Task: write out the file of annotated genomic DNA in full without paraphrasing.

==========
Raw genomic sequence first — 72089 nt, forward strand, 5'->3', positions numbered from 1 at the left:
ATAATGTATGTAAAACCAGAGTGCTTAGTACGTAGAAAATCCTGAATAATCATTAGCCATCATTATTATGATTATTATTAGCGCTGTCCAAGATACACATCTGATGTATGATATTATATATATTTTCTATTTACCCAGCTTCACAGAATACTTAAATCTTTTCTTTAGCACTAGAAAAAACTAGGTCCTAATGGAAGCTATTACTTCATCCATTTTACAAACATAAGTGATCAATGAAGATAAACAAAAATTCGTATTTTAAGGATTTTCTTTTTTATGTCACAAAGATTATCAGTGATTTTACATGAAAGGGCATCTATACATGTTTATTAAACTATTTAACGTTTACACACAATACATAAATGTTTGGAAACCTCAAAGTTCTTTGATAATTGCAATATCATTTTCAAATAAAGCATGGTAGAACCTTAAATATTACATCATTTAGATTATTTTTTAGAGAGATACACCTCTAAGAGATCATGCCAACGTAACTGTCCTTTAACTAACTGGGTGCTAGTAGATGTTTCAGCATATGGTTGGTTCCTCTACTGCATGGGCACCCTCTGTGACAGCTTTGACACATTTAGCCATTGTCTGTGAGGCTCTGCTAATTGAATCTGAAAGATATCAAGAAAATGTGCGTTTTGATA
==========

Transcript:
Raw genomic sequence first — 72089 nt, forward strand, 5'->3', positions numbered from 1 at the left:
ATAATGTATGTAAAACCAGAGTGCTTAGTACGTAGAAAATCCTGAATAATCATTAGCCATCATTATTATGATTATTATTAGCGCTGTCCAAGATACACATCTGATGTATGATATTATATATATTTTCTATTTACCCAGCTTCACAGAATACTTAAATCTTTTCTTTAGCACTAGAAAAAACTAGGTCCTAATGGAAGCTATTACTTCATCCATTTTACAAACATAAGTGATCAATGAAGATAAACAAAAATTCGTATTTTAAGGATTTTCTTTTTTATGTCACAAAGATTATCAGTGATTTTACATGAAAGGGCATCTATACATGTTTATTAAACTATTTAACGTTTACACACAATACATAAATGTTTGGAAACCTCAAAGTTCTTTGATAATTGCAATATCATTTTCAAATAAAGCATGGTAGAACCTTAAATATTACATCATTTAGATTATTTTTTAGAGAGATACACCTCTAAGAGATCATGCCAACGTAACTGTCCTTTAACTAACTGGGTGCTAGTAGATGTTTCAGCATATGGTTGGTTCCTCTACTGCATGGGCACCCTCTGTGACAGCTTTGACACATTTAGCCATTGTCTGTGAGGCTCTGCTAATTGAATCTGAAAGATATCAAGAAAATGTGCGTTTTGATA